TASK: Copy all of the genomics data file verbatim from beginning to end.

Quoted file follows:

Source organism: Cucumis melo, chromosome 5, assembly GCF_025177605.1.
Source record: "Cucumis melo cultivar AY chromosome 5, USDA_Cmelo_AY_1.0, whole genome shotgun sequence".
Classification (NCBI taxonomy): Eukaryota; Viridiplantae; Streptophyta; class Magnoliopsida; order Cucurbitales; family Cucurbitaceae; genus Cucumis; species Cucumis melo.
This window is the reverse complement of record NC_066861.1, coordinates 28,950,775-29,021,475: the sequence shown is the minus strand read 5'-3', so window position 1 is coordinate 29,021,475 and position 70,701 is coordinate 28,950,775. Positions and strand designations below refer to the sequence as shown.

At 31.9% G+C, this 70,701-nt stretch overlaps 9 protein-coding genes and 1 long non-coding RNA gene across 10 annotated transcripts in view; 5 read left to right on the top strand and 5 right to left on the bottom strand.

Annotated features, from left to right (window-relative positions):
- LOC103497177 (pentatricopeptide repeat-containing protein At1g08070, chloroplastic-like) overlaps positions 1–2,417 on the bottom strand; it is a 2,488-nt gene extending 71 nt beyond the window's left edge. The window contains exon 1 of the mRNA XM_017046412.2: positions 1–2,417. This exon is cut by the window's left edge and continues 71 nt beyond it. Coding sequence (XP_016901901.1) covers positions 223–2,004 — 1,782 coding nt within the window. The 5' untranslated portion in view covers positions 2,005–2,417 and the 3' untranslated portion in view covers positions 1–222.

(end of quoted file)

Source organism: Cucumis melo, chromosome 5, assembly GCF_025177605.1.
Source record: "Cucumis melo cultivar AY chromosome 5, USDA_Cmelo_AY_1.0, whole genome shotgun sequence".
Classification (NCBI taxonomy): Eukaryota; Viridiplantae; Streptophyta; class Magnoliopsida; order Cucurbitales; family Cucurbitaceae; genus Cucumis; species Cucumis melo.
This window is the reverse complement of record NC_066861.1, coordinates 28,950,775-29,021,475: the sequence shown is the minus strand read 5'-3', so window position 1 is coordinate 29,021,475 and position 70,701 is coordinate 28,950,775. Positions and strand designations below refer to the sequence as shown.

At 31.9% G+C, this 70,701-nt stretch overlaps 9 protein-coding genes and 1 long non-coding RNA gene across 10 annotated transcripts in view; 5 read left to right on the top strand and 5 right to left on the bottom strand.

Annotated features, from left to right (window-relative positions):
- LOC103497177 (pentatricopeptide repeat-containing protein At1g08070, chloroplastic-like) overlaps positions 1–2,417 on the bottom strand; it is a 2,488-nt gene extending 71 nt beyond the window's left edge. The window contains exon 1 of the mRNA XM_017046412.2: positions 1–2,417. This exon is cut by the window's left edge and continues 71 nt beyond it. Coding sequence (XP_016901901.1) covers positions 223–2,004 — 1,782 coding nt within the window. The 5' untranslated portion in view covers positions 2,005–2,417 and the 3' untranslated portion in view covers positions 1–222.